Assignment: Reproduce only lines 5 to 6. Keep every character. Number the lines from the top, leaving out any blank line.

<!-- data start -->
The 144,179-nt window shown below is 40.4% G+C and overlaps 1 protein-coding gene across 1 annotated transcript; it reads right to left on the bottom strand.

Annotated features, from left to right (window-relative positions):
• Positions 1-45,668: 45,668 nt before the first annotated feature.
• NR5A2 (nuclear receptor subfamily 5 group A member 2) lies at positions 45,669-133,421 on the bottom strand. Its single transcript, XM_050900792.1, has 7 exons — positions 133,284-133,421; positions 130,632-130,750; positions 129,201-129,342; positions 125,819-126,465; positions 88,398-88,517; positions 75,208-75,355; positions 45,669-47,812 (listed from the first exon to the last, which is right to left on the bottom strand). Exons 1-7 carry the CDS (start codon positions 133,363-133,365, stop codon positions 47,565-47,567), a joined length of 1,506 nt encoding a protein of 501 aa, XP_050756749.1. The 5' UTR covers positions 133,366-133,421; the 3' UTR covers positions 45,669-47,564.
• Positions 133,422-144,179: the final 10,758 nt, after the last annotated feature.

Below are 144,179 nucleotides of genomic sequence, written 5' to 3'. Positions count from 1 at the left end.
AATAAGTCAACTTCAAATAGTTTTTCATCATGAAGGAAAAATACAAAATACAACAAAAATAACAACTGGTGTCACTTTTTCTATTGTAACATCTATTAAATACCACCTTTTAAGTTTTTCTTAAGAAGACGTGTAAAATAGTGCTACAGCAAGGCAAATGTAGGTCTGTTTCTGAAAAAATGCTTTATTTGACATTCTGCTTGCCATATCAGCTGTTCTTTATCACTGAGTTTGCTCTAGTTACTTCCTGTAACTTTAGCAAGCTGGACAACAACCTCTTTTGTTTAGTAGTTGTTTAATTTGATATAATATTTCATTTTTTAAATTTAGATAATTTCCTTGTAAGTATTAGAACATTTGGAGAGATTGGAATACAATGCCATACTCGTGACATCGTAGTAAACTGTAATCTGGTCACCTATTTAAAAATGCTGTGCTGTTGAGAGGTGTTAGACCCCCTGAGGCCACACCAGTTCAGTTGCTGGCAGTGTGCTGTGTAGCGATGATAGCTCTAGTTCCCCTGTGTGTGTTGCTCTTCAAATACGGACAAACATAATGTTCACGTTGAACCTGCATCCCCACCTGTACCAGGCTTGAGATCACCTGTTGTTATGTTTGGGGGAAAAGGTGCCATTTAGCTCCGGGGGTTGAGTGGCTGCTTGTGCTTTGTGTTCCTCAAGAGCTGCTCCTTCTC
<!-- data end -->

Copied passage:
• Positions 133,422-144,179: the final 10,758 nt, after the last annotated feature.

Below are 144,179 nucleotides of genomic sequence, written 5' to 3'. Positions count from 1 at the left end.